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Bears embarrassed by Saints reserves

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Lester gives his thoughts on the game, plus he shares the complete playing time breakdown, and spotlights a few individual and team statistics from the Chicago Bears in their 36 to 25 loss to the New Orleans Saints.

New Orleans Saints v Chicago Bears Photo by David Banks/Getty Images

The New Orleans Saints were missing 2018 Pro Bowlers Drew Brees, Alvin Kamara, and Jared Cook, their starting quarterback, running back, and tight end respectively. But they were also missing their starting nickel back, P.J. Williams, and a key performer on their defensive line, Trey Hendrickson, who is second on the team with three sacks.

But that didn’t matter as the Saint back-ups all stepped up and took out the Bears 36 to 25 in a game that wasn’t as close as the score would indicate. The Bears managed 15 garbage time points after the score was 36 to 10, and those last few minutes of the game were the only time all afternoon where the Bears’ offense did a damn thing.

The final offensive numbers were embarrassing as the Saints out-gained the Bears 424 to 252, but before the final two drives against the Saint prevent, the Bears had only mustered 120 pathetic yards of offense.

The Bears lost the time of possession each quarter.

1st Quarter - 8:38 to 6:22
2nd Quarter - 9:13 to 5:47
3rd Quarter - 11:47 to 3:13 (Insert eye roll GIF here)
4th Quarter - 7:48 to 7:12
Final Time of possession - 37:26 to 22:34 (Insert WTF GIF here)

I wonder if running the ball on occasion would help the Bears manage the game better and get them into a rhythm? And don't even start up with the o-line was bad b.s. because how the Hell would we even know after so few rushing attempts? The Bears had a franchise low 7 rushing plays on Sunday (on Walter Payton bobble-head day no less) to 56 drop backs. Head coach Matt Nagy seems to be aware that he needs to run more, and if his ultimate excuse is that some of the RPOs could have been runs instead of passes, then maybe he should stop calling the RPOs.

The Bears only had 4 first downs in the first three quarters, and for the game they were 2 for 12 on third down conversions (17%).

But now let’s take a closer look at the playing time break downs for the Bears, and also some individual stats.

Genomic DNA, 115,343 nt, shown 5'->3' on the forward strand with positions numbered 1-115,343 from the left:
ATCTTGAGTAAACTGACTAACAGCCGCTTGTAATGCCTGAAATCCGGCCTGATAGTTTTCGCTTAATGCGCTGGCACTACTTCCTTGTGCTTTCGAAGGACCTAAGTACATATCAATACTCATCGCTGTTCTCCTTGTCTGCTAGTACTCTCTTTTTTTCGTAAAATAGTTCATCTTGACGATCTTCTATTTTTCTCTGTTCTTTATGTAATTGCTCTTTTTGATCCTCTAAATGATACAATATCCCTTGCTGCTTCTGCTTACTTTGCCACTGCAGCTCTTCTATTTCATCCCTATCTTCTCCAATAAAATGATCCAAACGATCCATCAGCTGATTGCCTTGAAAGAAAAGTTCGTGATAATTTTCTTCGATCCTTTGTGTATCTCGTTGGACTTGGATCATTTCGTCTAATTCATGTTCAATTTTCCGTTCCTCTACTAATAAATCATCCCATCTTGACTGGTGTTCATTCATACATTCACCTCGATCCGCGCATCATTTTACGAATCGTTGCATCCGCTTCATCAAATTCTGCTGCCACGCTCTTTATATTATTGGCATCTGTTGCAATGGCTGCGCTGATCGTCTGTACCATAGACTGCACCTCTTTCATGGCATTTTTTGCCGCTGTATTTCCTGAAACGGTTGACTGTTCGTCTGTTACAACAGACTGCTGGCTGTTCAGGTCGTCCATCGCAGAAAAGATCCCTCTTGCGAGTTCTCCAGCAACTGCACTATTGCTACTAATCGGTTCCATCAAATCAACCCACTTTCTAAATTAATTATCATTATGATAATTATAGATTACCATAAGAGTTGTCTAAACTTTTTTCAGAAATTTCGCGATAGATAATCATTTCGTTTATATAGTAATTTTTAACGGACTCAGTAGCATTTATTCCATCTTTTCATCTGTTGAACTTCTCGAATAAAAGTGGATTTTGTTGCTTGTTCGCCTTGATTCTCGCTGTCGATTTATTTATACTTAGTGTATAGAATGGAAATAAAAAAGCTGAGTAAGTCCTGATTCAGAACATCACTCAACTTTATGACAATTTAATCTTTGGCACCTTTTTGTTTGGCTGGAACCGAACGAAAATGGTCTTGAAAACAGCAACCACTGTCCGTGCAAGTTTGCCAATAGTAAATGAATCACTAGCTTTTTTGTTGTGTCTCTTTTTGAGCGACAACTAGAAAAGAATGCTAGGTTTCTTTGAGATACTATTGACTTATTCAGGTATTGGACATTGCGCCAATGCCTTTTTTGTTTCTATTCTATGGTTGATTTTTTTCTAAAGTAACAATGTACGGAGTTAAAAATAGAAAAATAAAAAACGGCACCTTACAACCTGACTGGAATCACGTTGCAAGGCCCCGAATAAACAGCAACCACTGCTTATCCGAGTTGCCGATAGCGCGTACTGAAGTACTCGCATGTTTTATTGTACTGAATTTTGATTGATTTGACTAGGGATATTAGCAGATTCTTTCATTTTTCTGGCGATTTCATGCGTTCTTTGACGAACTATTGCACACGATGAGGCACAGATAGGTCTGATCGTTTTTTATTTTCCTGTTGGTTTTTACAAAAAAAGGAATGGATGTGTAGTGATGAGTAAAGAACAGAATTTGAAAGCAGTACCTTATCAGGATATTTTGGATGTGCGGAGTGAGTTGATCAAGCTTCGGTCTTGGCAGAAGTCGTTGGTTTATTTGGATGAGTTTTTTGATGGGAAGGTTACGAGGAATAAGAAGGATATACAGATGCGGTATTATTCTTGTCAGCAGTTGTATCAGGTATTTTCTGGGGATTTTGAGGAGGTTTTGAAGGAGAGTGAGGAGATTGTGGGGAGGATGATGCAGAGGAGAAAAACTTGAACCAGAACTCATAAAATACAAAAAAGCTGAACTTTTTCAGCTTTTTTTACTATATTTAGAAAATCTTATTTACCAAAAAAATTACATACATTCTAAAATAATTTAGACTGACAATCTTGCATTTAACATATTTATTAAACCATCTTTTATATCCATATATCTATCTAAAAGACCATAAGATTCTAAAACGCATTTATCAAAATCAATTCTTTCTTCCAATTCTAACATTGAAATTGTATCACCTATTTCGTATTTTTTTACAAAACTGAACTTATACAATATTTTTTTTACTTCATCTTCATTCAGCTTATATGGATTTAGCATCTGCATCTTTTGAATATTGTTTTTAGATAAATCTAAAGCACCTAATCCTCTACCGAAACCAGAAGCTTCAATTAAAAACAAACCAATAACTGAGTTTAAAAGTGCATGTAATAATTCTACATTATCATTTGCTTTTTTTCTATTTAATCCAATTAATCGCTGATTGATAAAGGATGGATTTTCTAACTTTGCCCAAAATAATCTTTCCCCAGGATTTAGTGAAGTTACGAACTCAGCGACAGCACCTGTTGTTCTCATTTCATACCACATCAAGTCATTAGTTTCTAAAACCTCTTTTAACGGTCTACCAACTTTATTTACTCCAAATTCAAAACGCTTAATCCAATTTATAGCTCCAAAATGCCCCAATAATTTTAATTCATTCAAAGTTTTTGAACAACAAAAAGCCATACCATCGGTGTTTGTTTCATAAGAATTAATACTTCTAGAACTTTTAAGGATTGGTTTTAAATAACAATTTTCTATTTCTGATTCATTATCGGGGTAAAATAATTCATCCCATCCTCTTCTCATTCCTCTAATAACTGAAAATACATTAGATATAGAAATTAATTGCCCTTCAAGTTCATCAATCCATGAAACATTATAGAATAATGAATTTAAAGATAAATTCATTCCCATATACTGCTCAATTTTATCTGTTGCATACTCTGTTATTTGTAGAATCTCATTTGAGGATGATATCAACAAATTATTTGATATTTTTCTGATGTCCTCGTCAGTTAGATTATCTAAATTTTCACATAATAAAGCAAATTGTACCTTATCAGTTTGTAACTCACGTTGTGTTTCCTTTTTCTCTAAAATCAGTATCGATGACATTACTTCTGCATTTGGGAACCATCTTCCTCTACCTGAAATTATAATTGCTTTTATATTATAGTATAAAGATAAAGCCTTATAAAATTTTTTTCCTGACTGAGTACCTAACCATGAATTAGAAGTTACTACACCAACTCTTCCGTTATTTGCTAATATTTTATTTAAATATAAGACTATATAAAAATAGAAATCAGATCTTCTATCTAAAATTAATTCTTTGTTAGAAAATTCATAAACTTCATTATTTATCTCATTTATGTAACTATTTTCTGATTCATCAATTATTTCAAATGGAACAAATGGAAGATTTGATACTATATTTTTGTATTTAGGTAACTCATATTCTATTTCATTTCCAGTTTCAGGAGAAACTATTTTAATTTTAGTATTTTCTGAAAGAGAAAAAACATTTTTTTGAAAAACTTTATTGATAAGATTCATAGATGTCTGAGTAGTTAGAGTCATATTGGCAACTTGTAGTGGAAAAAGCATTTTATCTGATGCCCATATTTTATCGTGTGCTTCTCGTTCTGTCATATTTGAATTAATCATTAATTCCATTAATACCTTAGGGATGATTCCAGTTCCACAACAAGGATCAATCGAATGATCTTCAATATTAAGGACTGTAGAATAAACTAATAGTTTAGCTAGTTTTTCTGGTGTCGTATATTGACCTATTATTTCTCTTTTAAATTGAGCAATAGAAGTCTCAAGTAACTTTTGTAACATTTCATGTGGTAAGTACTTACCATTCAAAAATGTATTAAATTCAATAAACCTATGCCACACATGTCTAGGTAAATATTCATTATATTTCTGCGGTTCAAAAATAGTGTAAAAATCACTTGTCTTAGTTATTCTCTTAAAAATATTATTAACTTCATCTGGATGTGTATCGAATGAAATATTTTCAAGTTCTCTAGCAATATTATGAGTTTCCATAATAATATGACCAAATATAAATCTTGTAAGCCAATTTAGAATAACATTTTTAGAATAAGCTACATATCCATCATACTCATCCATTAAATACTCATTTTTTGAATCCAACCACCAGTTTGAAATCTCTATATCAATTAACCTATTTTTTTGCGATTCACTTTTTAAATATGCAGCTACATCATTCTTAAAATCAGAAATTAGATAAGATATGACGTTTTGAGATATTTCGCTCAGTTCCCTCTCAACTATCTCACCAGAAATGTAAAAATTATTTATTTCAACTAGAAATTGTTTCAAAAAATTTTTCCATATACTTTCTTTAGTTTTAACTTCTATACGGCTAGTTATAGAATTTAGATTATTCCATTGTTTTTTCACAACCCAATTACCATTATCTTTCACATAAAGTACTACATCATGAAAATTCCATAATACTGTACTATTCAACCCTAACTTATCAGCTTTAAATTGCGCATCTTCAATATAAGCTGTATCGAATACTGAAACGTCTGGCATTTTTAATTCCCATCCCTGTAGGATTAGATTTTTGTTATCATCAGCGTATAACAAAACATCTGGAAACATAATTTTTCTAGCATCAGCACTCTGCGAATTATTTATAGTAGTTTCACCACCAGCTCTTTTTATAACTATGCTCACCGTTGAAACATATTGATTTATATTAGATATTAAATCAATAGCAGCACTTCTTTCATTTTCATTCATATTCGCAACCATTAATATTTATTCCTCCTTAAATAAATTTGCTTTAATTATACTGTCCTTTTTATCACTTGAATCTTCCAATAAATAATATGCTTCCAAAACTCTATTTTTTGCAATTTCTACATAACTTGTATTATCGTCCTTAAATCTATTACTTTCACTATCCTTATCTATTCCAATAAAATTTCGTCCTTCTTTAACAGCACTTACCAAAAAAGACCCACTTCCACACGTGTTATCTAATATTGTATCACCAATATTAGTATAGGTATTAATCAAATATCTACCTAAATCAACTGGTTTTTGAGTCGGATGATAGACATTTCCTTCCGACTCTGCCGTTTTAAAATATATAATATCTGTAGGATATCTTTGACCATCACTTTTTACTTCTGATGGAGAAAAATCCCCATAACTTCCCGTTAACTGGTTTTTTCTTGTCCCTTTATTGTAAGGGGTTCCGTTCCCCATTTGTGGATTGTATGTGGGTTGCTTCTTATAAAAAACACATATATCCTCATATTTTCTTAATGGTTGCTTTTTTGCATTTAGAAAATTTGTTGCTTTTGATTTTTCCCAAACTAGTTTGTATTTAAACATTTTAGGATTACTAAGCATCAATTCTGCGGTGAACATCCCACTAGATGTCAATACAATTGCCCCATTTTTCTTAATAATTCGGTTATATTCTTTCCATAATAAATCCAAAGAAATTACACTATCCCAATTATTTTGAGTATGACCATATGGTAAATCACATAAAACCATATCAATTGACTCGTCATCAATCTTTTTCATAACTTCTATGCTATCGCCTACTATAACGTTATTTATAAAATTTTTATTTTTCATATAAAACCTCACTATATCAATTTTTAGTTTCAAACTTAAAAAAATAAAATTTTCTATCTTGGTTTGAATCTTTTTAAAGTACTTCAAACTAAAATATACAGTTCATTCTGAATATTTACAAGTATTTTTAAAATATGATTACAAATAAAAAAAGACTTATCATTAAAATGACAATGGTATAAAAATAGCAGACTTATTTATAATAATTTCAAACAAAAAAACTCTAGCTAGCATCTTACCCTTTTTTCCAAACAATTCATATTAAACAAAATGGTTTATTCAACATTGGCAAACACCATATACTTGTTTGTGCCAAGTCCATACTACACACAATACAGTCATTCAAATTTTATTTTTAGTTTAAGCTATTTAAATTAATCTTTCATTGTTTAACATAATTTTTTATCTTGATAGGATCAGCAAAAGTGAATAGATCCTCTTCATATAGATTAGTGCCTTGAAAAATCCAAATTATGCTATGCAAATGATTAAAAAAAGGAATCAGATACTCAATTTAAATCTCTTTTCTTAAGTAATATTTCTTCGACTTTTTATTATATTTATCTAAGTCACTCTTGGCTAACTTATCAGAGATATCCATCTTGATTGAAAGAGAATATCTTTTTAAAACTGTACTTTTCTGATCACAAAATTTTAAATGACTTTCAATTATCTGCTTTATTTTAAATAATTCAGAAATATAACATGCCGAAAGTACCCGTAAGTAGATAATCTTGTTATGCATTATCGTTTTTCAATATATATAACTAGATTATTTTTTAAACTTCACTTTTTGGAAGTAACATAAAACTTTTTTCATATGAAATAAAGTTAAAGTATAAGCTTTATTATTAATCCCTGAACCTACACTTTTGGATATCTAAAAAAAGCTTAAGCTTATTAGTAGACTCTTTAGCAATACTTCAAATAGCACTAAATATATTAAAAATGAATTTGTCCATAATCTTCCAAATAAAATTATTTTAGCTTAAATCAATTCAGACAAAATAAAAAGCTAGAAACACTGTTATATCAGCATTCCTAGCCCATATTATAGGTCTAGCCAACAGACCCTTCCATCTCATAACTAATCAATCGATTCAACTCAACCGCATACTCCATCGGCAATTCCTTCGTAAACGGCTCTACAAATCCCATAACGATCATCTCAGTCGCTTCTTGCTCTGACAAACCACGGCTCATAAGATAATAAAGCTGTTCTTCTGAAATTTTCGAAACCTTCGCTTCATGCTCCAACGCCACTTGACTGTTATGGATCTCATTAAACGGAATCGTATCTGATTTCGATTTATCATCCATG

OFFENSE

The Bears offense sputtered through most of the game with Allen Robinson II as the only player capable of making a play. He was targeted a game high 16 times, catching 10 for 87 yards and a TD.

Javon Wims caught a 6 yard TD and Anthony Miller caught 5 for 64 yards. Miller also fumbled on his only rushing attempt.

Tarik Cohen was targeted 12 times and he caught 9 for only 19 yards. He also led the team in rushing with 3 runs for 10 yards. David Montgomery ran the ball two times for

Mitchell Trubiksy ended up with decent looking numbers, but it was all garbage time stat padding. He only had 84 yards passing through 3 quarters.

DEFENSE

Was the Bears defense gassed? Probably. But they also allowed the Saints to convert nearly fifty percent of their third down tries (7 of 15), while only getting 1 sack, 4 QB hits, and 2 tackles for loss.

Somebody — anybody — on that Bears defense could make a play...

They allowed 151 rushing yards (119 and 2 TDs to backup Latavius Murray) and they allowed Teddy Bridgewater (the QB2) to get an efficient 100.9 passer rating on his 281 yards (2 TDs). Back up tight end Josh Hill had one of Bridgewater’s 2 TDs among his 3 grabs for 43 yards.

Danny Trevathan led the Bears in tackles with 10, and Khalil Mack’s 8 tackles was second most on the team. Abdullah Anderson had the Bears only sack.

SPECIAL TEAMS*

*The above image has players that only played in the third phase.

Patrick O’Donnell only had one punt blocked, but he had another that was deflected, and on the day his net average was only 31 yards.

Cordarrelle Patterson had a nice 102 yard kickoff return for a touchdown and he recovered an onsides kick.

Ben Braunecker had 3 tackles on special teams and nearly recovered an onsides kick himself, but he stepped out of bounds.

Eddy Pineiro made his only field goal and extra point.

All statistics and snap counts are taken directly from the NFL’s Game Statistic and Information System, as are the accompanying pictures.

To check out the full box score I find that ESPN has an easy to navigate site.